I wonder if Sam Adams would get pissed at his buddy Paul Revere if he rode from town to town yelling to the citizens of Massachusetts that Yuengling is coming to the Commonwealth.
For those of you who don't know what Yuengling is (it's pronounced Ying-ling), it's a beer from Pennsylvania, from the oldest brewery in America. It's a quality beer, in the same class as Sam Adams. Taste wise it's interesting like Sam, only more drinkable. It's good in a bottle but fantastic from the tap.
And after a 20-year absence it's returning to the Massachusetts market.
Those of us who have been introduced to Yuengling and fell in love with it are rejoicing. For years we've depended on friends and relatives travelling from New York, New Jersey, and Pennsylvania to supply us with Yuengling. There's a grey market (not quite a black market) trade along I-90 and I-84 of Yuengling Lager being legally smuggled to thirsty residents of Massachusetts.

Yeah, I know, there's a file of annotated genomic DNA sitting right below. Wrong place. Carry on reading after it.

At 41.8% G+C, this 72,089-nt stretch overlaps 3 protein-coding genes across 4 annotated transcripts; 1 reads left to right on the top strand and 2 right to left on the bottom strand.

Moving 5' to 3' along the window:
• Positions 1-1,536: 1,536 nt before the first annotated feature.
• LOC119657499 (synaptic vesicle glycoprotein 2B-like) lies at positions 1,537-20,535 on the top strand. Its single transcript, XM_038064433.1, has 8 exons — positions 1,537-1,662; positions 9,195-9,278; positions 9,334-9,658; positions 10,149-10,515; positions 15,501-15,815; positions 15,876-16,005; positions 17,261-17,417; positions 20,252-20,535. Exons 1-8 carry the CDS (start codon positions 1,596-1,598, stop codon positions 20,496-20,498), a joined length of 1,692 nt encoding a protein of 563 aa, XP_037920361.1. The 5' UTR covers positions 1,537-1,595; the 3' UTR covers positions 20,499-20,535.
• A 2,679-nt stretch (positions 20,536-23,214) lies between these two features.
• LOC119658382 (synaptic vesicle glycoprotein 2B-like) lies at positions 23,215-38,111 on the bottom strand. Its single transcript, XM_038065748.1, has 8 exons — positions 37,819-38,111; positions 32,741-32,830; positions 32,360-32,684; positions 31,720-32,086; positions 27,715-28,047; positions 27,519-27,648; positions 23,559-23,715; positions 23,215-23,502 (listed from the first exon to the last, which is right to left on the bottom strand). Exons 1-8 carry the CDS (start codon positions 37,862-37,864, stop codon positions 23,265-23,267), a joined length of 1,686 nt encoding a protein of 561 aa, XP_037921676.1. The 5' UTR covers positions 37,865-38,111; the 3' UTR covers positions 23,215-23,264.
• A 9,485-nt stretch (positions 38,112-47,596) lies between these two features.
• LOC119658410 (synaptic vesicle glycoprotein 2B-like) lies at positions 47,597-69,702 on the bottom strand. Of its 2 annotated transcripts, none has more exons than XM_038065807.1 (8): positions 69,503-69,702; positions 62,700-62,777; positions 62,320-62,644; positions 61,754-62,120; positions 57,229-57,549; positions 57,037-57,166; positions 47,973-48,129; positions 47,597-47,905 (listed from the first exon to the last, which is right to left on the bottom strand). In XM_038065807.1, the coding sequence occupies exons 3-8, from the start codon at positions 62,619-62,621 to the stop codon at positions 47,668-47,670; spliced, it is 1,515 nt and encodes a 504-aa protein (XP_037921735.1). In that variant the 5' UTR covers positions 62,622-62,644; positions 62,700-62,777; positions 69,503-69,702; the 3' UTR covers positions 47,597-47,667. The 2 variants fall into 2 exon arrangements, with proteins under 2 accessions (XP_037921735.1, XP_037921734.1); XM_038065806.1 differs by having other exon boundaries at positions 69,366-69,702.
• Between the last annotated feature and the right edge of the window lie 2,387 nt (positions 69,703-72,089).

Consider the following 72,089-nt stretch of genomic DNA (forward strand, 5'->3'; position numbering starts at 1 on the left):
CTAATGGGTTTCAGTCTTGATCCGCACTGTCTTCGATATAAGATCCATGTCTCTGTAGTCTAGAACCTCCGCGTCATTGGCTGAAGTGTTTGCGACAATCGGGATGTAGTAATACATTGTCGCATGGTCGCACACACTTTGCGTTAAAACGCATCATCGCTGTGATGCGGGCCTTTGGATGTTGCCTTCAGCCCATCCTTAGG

Why has such an acclaimed beverage remained absent from Massachusetts markets?
That is where the Myth of Yuengling truly begins. Everyone has a theory to explain it. Some say that Sam Adams pressures Mass. lawmakers to keep Yuengling out. Others suggest that there's some obscure regulation about imprinting bottles and that Yuengling doesn't want to spend the extra money to do that. Even "official" explanations are cloudy and vague. When reading about this story one explanation from Yuengling was that in 1993 they left Mass. because demand wasn't high enough. Another explanation said they left because demand was too high and their out-of-state operations couldn't keep up. Which doesn't quite make sense that they would leave because demand for their product was too high.
Nobody seems to know exactly why Yuengling wouldn't cross the Hudson. But now they're returning. I wonder when they try to ship beer to Mass. in 2014 if their trucks will vanish into thin air when they try to cross the border.